WIP: The Human Brand
I’m back today with some thoughts on the human being as a brand. This isn’t a topic that’s specific to just traditional publishing, but it’s one that’s affected me as a traditionally published author, so that’s the lens from which I’ll be writing.
I’ve always been uncomfortable with the idea that human beings can be whittled down to a brand, a shareable product, so that if the human can sell themselves, they make money for their product, too. Humans for sale. It isn’t too far off to say that this is directly linked to slavery. The capitalistic system we’re in today was created by slavery. We still see the effects in the ways corporations treat their employees—how the mindset has overwhelmingly been to take advantage of as many people as possible, giving them as little money as possible, for the highest profit possible. This makes me rethink the use of the word brand itself, when thought about in this connection to slavery.
I wonder if we as individual authors have adopted a similar mindset that’s just as harmful to us. One where we don’t believe we have any value as humans unless we are selling ourselves and our products. The point of “the brand” is to make ourselves into as likeable a personality as possible, as loud and funny and hot as possible, the qualities that our society has decided are positive.
I can’t ignore that less marginalized people literally steal from Black people to sell a product as a brand. The dances that have been created and stolen by Black people, the language created by Black people that is now considered Gen Z or internet slang, the white celebrities who are mistaken as Black by the excessive tanning/surgeries, the designers that steal from Black fashion designers, the numerous examples of Black people being considered ugly for their features, but the moment a white person takes those features, they’re considered beautiful—etc. This all returns to the roots of capitalism: slavery, and how less marginalized people can sell a product by using and taking advantage of Black people. Another reason why brands make me uncomfortable.
I also can’t ignore that we traditionally published authors are selling our products to corporations. The people we work with are wonderful people—but, ultimately, they also work for corporations, that, ultimately, see them in the same sense: in the end, we’re all humans that make money, and if we don’t make enough money, we’re deemed useless, cut, and are left to struggle to care for ourselves. We’re afraid of these consequences, so we stay in line and willingly play the capitalistic game.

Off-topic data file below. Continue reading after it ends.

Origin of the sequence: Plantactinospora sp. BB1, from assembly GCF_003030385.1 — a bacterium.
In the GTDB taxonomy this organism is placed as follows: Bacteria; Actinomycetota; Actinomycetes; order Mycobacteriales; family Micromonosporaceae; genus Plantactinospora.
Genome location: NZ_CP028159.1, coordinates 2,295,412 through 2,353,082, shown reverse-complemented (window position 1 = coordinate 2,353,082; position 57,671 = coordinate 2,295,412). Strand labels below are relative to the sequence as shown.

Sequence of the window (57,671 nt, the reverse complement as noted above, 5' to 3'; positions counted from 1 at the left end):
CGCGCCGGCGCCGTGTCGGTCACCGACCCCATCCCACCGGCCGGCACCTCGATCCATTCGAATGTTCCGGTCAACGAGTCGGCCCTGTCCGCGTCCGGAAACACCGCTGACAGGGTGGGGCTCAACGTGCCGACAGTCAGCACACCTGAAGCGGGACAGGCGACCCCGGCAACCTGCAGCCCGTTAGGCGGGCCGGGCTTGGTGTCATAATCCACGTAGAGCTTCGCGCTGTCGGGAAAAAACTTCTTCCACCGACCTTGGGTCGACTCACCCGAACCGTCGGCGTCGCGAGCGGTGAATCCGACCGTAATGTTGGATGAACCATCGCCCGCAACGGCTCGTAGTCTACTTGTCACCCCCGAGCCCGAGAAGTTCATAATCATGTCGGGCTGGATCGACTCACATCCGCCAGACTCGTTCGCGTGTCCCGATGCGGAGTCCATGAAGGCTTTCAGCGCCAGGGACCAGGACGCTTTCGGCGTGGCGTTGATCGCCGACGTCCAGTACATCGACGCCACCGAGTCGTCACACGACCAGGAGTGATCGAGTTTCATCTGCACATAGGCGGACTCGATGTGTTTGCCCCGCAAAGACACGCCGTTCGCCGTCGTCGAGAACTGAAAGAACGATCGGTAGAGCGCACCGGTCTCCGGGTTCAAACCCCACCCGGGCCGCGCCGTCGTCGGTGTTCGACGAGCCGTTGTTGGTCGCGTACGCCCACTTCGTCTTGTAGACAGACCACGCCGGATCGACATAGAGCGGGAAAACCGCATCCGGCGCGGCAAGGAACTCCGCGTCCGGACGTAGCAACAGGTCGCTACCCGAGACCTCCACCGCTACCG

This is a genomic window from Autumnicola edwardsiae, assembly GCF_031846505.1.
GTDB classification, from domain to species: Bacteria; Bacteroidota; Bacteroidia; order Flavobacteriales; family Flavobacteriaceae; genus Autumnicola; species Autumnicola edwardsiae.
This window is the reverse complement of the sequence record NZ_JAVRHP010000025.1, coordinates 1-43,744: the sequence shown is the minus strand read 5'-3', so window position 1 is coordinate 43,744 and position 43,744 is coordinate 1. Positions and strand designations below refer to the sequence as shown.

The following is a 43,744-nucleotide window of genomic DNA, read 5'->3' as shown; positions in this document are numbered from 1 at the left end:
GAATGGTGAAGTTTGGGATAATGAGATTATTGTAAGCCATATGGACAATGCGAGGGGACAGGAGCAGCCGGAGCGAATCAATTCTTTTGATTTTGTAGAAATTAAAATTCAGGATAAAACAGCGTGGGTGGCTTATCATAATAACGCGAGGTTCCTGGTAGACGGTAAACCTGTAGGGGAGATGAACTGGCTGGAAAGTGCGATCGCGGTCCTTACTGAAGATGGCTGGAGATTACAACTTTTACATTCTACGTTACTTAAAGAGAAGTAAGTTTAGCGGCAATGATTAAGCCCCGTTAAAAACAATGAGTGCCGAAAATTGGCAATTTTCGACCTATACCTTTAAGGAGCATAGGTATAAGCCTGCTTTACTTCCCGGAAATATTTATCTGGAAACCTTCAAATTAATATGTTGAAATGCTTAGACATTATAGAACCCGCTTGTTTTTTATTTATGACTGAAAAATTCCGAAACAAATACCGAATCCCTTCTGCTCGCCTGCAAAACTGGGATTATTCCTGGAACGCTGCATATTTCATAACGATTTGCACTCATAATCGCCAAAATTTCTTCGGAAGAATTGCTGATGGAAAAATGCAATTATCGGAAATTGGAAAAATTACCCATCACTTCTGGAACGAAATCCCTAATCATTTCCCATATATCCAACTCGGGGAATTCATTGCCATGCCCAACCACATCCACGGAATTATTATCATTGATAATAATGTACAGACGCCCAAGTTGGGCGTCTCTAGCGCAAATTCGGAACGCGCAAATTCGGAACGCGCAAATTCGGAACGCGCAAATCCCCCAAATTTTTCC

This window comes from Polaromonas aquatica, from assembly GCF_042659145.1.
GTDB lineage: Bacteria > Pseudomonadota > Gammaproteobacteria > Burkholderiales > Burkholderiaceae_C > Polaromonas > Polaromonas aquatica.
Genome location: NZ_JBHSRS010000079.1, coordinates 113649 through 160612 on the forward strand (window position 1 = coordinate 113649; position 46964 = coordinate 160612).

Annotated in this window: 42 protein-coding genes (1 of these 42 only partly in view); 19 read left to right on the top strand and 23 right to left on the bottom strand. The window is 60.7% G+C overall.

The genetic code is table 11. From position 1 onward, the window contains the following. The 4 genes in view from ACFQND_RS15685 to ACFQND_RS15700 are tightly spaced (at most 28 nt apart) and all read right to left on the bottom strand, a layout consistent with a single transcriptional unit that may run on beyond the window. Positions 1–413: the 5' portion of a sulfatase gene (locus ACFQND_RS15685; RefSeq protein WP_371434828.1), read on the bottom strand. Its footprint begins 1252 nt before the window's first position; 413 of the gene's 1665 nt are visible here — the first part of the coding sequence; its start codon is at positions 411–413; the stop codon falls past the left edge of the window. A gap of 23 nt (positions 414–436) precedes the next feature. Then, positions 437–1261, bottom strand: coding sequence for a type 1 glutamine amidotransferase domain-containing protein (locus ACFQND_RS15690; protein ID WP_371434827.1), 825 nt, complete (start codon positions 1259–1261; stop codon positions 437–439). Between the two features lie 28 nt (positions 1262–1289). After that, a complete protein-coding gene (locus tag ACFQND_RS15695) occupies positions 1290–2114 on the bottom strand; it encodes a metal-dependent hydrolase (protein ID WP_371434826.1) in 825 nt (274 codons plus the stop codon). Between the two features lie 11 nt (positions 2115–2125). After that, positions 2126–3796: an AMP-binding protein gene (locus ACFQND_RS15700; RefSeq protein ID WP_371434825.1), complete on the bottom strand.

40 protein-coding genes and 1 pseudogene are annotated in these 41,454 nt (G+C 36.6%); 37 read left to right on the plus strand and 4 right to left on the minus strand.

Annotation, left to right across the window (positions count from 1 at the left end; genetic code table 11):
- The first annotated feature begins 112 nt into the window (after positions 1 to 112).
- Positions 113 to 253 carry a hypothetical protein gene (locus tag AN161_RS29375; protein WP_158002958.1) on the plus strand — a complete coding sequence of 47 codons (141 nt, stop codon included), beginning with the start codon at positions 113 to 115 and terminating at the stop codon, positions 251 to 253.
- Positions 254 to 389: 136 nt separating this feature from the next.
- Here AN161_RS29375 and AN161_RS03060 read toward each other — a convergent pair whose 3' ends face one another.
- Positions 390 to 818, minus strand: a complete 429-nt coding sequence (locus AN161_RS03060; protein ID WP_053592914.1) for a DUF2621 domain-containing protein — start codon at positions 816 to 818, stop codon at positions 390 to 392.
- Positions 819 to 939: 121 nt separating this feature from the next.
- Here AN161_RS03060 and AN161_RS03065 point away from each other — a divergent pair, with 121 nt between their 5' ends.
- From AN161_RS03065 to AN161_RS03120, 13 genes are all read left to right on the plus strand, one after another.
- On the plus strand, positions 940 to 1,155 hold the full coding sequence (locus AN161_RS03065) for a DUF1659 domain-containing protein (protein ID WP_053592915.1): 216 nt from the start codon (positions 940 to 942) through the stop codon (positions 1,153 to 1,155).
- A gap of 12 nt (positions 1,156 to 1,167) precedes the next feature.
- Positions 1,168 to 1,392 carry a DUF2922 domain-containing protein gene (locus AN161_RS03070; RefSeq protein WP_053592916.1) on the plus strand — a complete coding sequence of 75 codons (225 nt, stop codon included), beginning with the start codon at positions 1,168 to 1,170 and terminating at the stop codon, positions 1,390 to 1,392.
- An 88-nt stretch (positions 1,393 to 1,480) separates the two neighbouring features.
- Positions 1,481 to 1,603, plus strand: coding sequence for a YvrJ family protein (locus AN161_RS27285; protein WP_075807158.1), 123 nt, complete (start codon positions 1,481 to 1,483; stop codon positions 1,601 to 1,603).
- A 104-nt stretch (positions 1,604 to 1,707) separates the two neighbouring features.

We have more value beyond whether we make money. We have more value beyond whether people like us online. We have more value beyond whether people are buying our books. We have more value beyond the brands we create. It’s when we begin to see that value, the true value that we all have, that we begin to see the love we have for ourselves reflected in the world around us. As I begin to focus on the love I have for myself, I’m more open to receiving love from others, too—beautiful messages from other people about how the stories I’ve written affected them, many times sharing their own deeply personal stories with me, too, about their grief, their growth, stories that help me to see how intricately and lovingly connected we all are. I once believed the lie that I wasn’t as valuable as other people if I wasn’t making as much money as them, if my books weren’t making enough of a profit. The same way, I suppose, my ancestors were treated: they were only seen as valuable according to the profit they made, too.
We willingly join the capitalistic rat race, one where we want to win money by making ourselves into a person that other people will want to buy also, to prove our worth to ourselves. There’s a misconception that the only way to be an author is to turn ourselves into a marketable brand, but it doesn’t have to be that way. We’re the ones who work together to build our own culture, our own society, and we start with ourselves.
When we’re not selling ourselves to be accepted by others, bought by others, valued by others, are we happy? If I strip away the label of author, take away the social media and its instant validation of likes, and sit with myself and breathe, do I love myself, truly, without needing others to agree that I am loveable? Do I see my own value, which goes so far beyond any attempt I could make to whittle myself down into a brand? Not monetary value, but true value that our souls and spirits acknowledge within us. How can I embody the knowing of that worth?
I feel trapped in this capitalistic system, too. I dream about a future where money doesn’t exist, and authors can write books for free, and those books are loved and cherished because each story that comes from a person’s soul deserves to be loved and cherished, and we will be taken care of—not desperately trying to sell our books so that we can pay rent and buy food and pay for healthcare. That would be in a time where everyone is taken care of, too, and everyone is valued as human beings, not as brands that we put up for sale.